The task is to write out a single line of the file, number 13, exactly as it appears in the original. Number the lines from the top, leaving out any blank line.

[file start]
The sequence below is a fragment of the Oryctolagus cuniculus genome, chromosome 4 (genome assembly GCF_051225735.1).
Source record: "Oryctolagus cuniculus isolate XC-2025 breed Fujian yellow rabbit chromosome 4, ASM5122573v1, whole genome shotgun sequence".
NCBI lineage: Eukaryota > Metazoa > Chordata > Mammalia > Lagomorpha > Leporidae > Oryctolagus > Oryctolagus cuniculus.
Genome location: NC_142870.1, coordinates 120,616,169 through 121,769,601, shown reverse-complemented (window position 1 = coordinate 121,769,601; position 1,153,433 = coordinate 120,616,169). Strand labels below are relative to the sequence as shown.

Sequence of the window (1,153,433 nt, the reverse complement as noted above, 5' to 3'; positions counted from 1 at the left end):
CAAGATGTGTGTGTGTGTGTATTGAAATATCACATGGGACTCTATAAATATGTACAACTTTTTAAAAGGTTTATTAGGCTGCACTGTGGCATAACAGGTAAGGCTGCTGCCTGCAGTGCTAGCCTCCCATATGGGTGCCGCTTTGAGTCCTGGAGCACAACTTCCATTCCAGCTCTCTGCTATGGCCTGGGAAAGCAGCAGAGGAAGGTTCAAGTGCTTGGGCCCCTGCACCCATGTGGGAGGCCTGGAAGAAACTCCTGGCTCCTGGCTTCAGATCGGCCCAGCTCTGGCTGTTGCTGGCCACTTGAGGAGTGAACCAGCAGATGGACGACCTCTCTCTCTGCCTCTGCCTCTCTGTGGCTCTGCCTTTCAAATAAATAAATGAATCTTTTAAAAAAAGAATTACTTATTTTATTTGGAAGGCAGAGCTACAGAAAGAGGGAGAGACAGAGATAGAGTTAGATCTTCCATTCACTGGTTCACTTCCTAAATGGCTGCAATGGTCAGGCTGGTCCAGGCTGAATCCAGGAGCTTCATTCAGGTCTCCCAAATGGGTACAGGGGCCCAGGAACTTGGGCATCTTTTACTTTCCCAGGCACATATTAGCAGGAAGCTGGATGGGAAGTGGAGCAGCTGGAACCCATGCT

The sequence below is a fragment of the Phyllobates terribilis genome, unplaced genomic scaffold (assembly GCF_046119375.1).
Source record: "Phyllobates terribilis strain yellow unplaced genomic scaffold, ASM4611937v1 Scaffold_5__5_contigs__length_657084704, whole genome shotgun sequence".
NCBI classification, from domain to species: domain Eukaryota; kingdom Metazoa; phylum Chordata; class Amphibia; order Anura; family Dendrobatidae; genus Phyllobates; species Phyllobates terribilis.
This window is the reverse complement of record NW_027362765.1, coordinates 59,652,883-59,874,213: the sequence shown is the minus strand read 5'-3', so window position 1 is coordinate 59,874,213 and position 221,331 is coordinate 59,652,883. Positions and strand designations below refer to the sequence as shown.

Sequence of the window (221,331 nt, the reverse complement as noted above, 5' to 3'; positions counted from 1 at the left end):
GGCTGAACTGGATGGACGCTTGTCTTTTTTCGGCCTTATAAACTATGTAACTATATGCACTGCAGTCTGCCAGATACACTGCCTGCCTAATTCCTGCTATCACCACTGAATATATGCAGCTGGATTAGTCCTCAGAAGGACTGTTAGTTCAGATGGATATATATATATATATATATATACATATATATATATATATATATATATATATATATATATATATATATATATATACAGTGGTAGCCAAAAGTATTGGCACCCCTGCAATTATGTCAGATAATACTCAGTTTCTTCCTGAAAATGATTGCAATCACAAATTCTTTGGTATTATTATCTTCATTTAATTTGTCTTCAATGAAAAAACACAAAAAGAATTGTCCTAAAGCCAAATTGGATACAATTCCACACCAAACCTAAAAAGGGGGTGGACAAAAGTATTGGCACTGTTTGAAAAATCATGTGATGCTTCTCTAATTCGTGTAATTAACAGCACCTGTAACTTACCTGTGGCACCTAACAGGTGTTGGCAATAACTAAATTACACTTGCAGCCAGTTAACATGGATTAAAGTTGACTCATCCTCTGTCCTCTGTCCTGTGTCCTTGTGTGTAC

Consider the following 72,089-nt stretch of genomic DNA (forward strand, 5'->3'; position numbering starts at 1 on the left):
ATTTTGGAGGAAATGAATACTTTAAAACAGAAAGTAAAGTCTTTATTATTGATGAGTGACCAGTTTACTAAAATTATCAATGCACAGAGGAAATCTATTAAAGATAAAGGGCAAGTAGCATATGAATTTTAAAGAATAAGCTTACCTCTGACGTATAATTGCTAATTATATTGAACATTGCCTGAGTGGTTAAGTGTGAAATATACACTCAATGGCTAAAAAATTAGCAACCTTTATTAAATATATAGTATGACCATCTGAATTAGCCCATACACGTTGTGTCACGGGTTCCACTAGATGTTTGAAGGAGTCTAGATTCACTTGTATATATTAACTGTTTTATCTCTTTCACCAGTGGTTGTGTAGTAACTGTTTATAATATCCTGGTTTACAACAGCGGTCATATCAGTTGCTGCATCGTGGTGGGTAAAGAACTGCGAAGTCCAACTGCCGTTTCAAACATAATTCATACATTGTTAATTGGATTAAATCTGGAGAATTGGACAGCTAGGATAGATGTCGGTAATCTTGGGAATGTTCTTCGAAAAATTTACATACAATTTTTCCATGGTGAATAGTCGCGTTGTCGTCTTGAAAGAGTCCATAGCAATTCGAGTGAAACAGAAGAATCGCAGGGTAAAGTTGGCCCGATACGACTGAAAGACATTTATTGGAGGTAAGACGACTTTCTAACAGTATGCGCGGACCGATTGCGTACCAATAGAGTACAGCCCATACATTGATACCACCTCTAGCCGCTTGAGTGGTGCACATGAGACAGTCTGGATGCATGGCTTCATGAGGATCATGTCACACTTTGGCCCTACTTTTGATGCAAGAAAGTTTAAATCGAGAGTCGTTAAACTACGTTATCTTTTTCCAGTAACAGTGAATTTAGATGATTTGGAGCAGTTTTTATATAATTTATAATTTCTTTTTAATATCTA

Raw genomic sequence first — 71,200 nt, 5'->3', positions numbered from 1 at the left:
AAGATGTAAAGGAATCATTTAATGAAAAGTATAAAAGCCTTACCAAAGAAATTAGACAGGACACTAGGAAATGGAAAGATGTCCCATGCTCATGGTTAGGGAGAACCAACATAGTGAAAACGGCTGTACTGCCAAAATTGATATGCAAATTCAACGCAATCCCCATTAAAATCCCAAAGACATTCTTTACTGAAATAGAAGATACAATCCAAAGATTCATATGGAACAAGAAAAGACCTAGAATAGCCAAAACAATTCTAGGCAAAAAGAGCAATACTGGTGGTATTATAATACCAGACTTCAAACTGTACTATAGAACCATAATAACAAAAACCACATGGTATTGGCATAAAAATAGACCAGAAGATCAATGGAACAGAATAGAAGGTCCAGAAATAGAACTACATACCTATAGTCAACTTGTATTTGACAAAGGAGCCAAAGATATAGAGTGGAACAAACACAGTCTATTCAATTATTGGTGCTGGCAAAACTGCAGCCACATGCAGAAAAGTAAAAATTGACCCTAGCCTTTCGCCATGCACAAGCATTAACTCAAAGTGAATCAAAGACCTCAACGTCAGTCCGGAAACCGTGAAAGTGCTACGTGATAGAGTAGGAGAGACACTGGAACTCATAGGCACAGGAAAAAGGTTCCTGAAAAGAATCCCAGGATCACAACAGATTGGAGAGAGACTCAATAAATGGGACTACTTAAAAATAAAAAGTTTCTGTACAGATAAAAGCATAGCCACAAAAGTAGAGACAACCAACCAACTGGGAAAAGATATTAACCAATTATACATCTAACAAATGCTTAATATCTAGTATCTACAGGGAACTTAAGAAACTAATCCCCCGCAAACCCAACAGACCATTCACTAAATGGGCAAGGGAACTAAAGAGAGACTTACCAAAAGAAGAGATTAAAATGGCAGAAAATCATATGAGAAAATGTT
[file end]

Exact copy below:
Consider the following 72,089-nt stretch of genomic DNA (forward strand, 5'->3'; position numbering starts at 1 on the left):